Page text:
Ordnance Bomb
Ordnance Corps

Air Defense Artillery

The following was submitted by the listed author. The owner of this web site, Doyle Piland, cannot vouch for the accuracy of this article.

5th Bn 1st ADA
Submitted by: Michael H. Anderson

Neil Armstrong and a trip to Quirnheim

During my first week in Germany, SFG Ringham saw to it that I had a brief orientation which included accompanying seasoned repairmen to the various batteries, spending a day in FMTE and obtaining a European driver's license. Early the following week, he needed someone to travel to Charlie Battery to handle several minor work orders. He selected Walter Roy and myself for the job. Roy and I had been class mates at Redstone, but he had been in country for a couple of weeks or so longer than me and neither of us was certain of how to get to Quirnheim. Accordingly, Ringham, with input from one of the other fellows, wrote out a series of directions and a small map on the back of an envelop.

I jumped behind the wheel of the duce and a half with Roy riding shotgun and off we went, leaving Wackernheim in a cloud of dust. It was mid-morning on a beautiful summer day and the trip would take less than an hour, if all went well. I felt great, no one was more full of himself that day than me. The power of the truck seemed to surge through my veins. The OD chariot carried us to my first repair mission. Since only a few of weeks earlier I'd graduated from jump school at Fort Benning, there was no doubt about it, I would rescue Charlie Battery and keep the free world safe for another day.

I was a man on a mission and nothing would deter me. We rocketed along from village to village, past lush fields and truck farms. Having spent the prior year together in school, Roy and I quickly fell into an analysis of each of the repair problems we would face and dutifully made mental notes of the probable malfunctions. By the time we hit the half way point we were certain we would be able to whip out our shinny new screw drivers and have the repairs completed in record time.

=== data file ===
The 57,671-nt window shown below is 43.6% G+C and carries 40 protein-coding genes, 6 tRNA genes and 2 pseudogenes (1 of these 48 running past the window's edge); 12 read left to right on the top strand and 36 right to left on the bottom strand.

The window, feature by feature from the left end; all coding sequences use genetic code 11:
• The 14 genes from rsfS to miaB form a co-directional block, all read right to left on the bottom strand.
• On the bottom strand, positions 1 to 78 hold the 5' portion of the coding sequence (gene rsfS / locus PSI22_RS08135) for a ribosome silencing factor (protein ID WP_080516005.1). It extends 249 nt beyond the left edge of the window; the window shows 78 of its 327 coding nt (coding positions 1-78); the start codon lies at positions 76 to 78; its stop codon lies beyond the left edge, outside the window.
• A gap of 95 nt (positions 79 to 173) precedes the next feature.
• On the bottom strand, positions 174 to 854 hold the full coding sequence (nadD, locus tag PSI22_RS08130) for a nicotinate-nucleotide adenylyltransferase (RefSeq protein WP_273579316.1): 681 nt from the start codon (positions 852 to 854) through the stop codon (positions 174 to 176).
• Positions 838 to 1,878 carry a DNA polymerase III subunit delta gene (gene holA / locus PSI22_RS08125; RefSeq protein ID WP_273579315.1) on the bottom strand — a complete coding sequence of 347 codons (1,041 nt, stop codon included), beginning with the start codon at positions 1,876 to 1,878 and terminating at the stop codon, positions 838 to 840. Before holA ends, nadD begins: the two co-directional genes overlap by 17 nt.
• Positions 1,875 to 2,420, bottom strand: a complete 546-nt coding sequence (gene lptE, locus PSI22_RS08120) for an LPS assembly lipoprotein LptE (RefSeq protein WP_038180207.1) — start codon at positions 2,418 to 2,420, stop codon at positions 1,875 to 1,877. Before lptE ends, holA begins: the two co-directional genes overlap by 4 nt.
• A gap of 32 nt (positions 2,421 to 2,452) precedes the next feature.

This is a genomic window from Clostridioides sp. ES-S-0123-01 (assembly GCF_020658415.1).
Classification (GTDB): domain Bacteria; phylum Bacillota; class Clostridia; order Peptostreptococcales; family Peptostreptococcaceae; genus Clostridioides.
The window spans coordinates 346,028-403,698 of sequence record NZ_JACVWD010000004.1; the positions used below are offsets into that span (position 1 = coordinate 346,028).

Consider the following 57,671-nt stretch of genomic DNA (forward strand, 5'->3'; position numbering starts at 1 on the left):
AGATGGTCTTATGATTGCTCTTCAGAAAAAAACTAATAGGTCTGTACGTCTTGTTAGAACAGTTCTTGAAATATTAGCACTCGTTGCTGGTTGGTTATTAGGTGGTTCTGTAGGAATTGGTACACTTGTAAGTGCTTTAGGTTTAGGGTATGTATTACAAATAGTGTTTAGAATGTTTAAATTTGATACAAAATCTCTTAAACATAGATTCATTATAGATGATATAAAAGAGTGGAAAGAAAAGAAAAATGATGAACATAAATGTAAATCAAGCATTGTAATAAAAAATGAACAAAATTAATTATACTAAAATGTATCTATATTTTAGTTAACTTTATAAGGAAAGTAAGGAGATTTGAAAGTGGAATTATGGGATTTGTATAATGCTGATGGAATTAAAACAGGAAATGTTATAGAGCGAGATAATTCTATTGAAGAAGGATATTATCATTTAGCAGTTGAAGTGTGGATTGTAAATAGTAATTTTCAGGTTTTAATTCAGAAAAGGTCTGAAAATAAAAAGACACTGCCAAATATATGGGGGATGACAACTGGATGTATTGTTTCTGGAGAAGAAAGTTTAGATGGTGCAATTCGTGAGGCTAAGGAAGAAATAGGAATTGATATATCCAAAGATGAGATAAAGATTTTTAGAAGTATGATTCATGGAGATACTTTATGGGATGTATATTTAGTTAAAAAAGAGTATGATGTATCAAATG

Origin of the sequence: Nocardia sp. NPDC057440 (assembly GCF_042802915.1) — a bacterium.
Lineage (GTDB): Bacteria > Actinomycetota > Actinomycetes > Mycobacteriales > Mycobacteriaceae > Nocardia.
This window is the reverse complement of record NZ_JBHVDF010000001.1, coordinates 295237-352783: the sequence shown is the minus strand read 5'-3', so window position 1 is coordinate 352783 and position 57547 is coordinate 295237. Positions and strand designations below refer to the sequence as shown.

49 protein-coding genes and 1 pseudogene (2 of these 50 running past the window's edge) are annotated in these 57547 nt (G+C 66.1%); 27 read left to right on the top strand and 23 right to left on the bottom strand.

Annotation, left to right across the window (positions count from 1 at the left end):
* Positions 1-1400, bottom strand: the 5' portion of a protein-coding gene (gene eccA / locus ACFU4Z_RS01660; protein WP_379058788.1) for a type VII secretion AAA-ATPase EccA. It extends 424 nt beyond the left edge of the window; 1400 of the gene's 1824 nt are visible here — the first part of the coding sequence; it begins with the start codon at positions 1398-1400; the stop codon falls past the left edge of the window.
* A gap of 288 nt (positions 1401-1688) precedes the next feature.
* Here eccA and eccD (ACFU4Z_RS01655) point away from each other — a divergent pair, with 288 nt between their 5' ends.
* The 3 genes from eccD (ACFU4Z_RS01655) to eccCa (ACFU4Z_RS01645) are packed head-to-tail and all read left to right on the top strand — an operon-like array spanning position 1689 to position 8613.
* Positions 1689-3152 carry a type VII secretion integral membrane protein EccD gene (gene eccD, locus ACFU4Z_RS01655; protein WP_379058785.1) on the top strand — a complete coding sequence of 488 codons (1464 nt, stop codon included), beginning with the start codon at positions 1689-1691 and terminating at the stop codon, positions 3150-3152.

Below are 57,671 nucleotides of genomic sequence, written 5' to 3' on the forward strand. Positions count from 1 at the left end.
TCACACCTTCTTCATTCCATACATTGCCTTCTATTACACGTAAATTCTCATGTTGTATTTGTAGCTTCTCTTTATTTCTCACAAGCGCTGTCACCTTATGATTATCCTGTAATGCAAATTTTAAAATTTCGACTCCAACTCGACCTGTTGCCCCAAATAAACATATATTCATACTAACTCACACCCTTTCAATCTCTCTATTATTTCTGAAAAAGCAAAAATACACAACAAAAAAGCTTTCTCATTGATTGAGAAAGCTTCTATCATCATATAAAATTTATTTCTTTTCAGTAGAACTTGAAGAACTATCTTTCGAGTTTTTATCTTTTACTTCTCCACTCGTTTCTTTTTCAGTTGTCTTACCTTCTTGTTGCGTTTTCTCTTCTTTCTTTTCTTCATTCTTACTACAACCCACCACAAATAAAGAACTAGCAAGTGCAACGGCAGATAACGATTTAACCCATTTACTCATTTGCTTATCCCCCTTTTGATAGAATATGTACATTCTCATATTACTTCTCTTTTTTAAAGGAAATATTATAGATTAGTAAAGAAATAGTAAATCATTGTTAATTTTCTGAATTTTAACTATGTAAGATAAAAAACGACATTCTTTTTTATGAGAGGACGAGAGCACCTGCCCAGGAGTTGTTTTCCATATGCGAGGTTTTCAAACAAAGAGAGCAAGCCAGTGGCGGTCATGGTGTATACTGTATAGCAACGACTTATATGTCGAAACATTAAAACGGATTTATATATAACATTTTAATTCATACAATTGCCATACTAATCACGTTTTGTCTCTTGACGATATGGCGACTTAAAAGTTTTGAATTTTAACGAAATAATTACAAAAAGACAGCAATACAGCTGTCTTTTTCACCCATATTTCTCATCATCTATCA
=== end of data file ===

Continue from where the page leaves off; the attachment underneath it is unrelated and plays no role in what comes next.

From time to time Roy would consult the directions and issue navigation instructions We had been told that one or two villages were not on the map, but not to worry as we would simply drive straight through them. After an hour had gone by, however, I was certain we were lost. Neither of us recognized any of the surrounding geography. Not to fear though, being trained trouble shooters, we decided to back track and determine where we'd gone wrong.

Turn after turn, road after road, we became more lost. Finally, after going through the little town Ebersheim(?) for the second or third time, we decided to stop and ask directions from the locals. By now, it was noon time so we selected a little gasthaus in the center of town. We pulled up to the front door and asked if anyone spoke English. A well dressed middle aged man was fetched from inside to help us out. He was followed by several onlookers, all of whom offered warm smiles and a friendly greeting.

After we explained the situation, he turned to the crowd and apparently related our need to find Quirnheim. Shortly, they all started laughing uncontrollably. Obviously, they didn't appreciate the seriousness of our predicament. So, to impress upon them the importance of our mission, I explained that it was imperative that we get to the army site there. Again a translation and again great laughter among the locals. Eventually, the man turned around and said "You Americans think you are so smart. You just landed a man on the moon, but you can't find Quirnheim." Without saying another word to us, he and his friends, still laughing uncontrollably, returned inside to their eating and drinking.

By the time we eventually found Quirnheim and Charlie Battery, tails between our legs, we had to call off a search party.

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